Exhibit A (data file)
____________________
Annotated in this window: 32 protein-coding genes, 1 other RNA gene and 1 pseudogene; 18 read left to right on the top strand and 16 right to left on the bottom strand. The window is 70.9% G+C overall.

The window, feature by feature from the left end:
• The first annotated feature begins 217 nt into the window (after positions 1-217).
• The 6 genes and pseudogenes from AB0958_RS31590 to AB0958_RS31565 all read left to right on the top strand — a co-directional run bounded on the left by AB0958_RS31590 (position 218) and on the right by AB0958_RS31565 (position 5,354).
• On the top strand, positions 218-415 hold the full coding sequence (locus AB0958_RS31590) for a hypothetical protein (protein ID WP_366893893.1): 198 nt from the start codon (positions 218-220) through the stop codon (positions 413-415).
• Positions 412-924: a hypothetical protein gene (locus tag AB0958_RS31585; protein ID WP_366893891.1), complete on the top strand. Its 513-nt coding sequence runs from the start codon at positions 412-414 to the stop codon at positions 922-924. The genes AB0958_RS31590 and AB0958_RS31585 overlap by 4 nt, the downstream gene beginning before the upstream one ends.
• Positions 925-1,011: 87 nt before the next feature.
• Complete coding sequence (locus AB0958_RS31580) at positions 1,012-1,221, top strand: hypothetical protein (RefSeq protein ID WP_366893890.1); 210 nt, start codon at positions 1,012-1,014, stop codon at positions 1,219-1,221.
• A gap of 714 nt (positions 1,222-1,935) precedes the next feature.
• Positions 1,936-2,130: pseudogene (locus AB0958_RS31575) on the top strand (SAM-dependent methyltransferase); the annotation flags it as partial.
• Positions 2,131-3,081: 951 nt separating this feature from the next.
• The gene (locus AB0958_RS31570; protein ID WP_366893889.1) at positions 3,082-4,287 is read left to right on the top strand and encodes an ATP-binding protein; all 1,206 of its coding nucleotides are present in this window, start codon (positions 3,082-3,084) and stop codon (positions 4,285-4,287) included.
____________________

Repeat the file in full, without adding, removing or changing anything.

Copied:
Annotated in this window: 32 protein-coding genes, 1 other RNA gene and 1 pseudogene; 18 read left to right on the top strand and 16 right to left on the bottom strand. The window is 70.9% G+C overall.

The window, feature by feature from the left end:
• The first annotated feature begins 217 nt into the window (after positions 1-217).
• The 6 genes and pseudogenes from AB0958_RS31590 to AB0958_RS31565 all read left to right on the top strand — a co-directional run bounded on the left by AB0958_RS31590 (position 218) and on the right by AB0958_RS31565 (position 5,354).
• On the top strand, positions 218-415 hold the full coding sequence (locus AB0958_RS31590) for a hypothetical protein (protein ID WP_366893893.1): 198 nt from the start codon (positions 218-220) through the stop codon (positions 413-415).
• Positions 412-924: a hypothetical protein gene (locus tag AB0958_RS31585; protein ID WP_366893891.1), complete on the top strand. Its 513-nt coding sequence runs from the start codon at positions 412-414 to the stop codon at positions 922-924. The genes AB0958_RS31590 and AB0958_RS31585 overlap by 4 nt, the downstream gene beginning before the upstream one ends.
• Positions 925-1,011: 87 nt before the next feature.
• Complete coding sequence (locus AB0958_RS31580) at positions 1,012-1,221, top strand: hypothetical protein (RefSeq protein ID WP_366893890.1); 210 nt, start codon at positions 1,012-1,014, stop codon at positions 1,219-1,221.
• A gap of 714 nt (positions 1,222-1,935) precedes the next feature.
• Positions 1,936-2,130: pseudogene (locus AB0958_RS31575) on the top strand (SAM-dependent methyltransferase); the annotation flags it as partial.
• Positions 2,131-3,081: 951 nt separating this feature from the next.
• The gene (locus AB0958_RS31570; protein ID WP_366893889.1) at positions 3,082-4,287 is read left to right on the top strand and encodes an ATP-binding protein; all 1,206 of its coding nucleotides are present in this window, start codon (positions 3,082-3,084) and stop codon (positions 4,285-4,287) included.